Ulnar Nerve Decompression


The ulnar nerve is one of the main nerves in the arm that travels down from the neck behind a bony protuberance inside the elbow (medial epicondyle), under the muscles of the forearm and down the hand on the side of the palm, towards the little finger. The ulnar nerve helps in controlling most of the hand muscles which carry out fine movements as well as some bigger forearm muscles which help in making a strong grip.

The ulnar nerve can be constricted at many places, which results in nerve entrapment. The compression pressure on the nerve can cause pain and numbness in various parts of the arm. Compression of the nerve occurs most commonly against the medial epicondyle and is called cubital tunnel syndrome. Ulnar nerve release or transposition are surgical procedures performed to release the pressure over the ulnar nerve and transpose or move the ulnar nerve to another position from the back of the medial epicondyle.


Ulnar nerve decompression or transposition is indicated to relieve the pressure placed on the compressed ulnar nerve. Conditions that may require ulnar nerve transposition include:

  • Compression of the ulnar nerve caused due to injury or excessive pressure placed on the elbow
  • Ulnar nerve entrapment due to cubital tunnel syndrome
  • Snapping of the ulnar nerve over the medial epicondyle
  • Failure of non-surgical treatment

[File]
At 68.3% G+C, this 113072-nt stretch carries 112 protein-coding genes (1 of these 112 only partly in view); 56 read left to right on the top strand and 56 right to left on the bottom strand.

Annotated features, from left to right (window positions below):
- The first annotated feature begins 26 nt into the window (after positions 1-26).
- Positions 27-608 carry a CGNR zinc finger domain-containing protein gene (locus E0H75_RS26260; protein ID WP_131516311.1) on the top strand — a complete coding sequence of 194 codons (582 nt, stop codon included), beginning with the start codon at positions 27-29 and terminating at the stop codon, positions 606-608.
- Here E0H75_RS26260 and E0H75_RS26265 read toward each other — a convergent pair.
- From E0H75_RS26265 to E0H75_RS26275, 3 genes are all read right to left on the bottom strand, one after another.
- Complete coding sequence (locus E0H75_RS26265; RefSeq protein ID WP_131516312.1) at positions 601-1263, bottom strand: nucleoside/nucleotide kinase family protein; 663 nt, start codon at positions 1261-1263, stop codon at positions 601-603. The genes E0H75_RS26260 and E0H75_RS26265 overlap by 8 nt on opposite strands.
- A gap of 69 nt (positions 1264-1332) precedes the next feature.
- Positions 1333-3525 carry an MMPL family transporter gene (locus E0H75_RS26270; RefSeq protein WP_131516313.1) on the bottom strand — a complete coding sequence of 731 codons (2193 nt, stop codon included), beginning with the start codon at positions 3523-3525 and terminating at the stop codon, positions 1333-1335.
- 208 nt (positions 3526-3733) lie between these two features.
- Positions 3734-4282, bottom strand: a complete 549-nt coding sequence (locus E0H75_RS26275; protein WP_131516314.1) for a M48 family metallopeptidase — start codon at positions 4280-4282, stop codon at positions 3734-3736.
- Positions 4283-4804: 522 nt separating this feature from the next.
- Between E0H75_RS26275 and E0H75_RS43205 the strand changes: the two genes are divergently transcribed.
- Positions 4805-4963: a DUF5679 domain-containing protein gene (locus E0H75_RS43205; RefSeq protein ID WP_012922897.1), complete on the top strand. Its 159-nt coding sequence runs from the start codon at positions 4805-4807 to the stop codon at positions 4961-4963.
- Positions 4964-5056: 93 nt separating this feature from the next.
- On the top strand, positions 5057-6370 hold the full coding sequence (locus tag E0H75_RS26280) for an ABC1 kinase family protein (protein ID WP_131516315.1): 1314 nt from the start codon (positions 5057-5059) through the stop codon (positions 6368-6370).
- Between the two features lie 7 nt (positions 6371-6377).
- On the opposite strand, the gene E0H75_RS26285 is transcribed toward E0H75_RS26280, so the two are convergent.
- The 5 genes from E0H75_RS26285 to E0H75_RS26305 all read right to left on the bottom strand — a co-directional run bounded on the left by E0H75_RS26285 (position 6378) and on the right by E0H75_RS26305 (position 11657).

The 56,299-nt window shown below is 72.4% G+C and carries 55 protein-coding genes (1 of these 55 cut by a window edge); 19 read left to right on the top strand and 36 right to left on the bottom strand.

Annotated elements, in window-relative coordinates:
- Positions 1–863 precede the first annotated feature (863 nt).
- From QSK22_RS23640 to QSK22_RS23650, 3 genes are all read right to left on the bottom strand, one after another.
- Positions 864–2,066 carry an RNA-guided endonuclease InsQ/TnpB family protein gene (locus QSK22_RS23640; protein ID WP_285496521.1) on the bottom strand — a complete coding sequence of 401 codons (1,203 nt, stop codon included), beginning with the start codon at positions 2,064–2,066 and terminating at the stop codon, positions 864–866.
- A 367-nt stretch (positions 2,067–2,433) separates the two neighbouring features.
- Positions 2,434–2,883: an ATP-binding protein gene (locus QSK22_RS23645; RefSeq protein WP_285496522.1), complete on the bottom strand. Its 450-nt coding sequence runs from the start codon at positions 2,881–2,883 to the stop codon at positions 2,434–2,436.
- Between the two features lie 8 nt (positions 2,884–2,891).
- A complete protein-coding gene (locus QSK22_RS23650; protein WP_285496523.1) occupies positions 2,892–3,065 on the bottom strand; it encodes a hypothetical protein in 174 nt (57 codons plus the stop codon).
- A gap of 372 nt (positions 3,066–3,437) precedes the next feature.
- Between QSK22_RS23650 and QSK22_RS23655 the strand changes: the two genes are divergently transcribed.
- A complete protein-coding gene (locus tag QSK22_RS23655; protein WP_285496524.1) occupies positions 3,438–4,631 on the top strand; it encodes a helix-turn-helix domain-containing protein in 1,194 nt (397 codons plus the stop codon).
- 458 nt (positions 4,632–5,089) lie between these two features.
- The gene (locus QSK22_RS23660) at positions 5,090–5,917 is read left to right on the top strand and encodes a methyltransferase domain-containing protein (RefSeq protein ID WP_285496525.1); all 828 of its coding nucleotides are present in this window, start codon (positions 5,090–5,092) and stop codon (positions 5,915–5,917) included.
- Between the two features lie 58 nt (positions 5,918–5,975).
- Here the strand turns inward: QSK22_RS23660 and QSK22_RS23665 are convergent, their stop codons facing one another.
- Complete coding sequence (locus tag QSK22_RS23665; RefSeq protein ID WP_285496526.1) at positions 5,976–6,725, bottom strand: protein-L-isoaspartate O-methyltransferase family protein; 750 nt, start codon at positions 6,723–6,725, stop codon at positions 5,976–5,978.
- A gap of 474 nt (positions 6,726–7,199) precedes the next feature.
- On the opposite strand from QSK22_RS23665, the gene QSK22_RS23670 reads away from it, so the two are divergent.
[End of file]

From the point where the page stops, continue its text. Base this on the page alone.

• Drawing back (clawing) of the fourth and fifth digits of your hand
  • Progressive loss of the hand’s ability to move

Surgical Procedure

Ulnar nerve decompression and transposition are performed under general or regional anesthesia.

Incision and nerve location: Your surgeon will make a small incision around the medial epicondyle and locate the ulnar nerve.

Decompression: Your surgeon will release the tight tissue overlying the ulnar nerve.

Transposition: Your surgeon may move the ulnar nerve from behind the medial epicondyle and positions it in front of it (anterior transposition). The nerve can be placed on top of the muscle, under the skin and fat (subcutaneous transposition), under the muscle (sub muscular transposition) or within the muscle (intramuscular transposition). The incision will then be sutured. The anterior transposition prevents nerve entrapment at the bony ridge and stretching of the nerve when the elbow is bent.

Post-Operative care

Following the procedure, the elbow is placed in a sling. Home exercises are initiated for range of motion and light strengthening. Return to full activities is usually 5-6 months after surgery.

Risks and Complications

As with any surgical procedure, ulnar nerve transposition involves certain risks and complications. Some of the complications that may occur include:

  • Nerve injury
  • Failure to completely decompress the ulnar nerve
  • Infection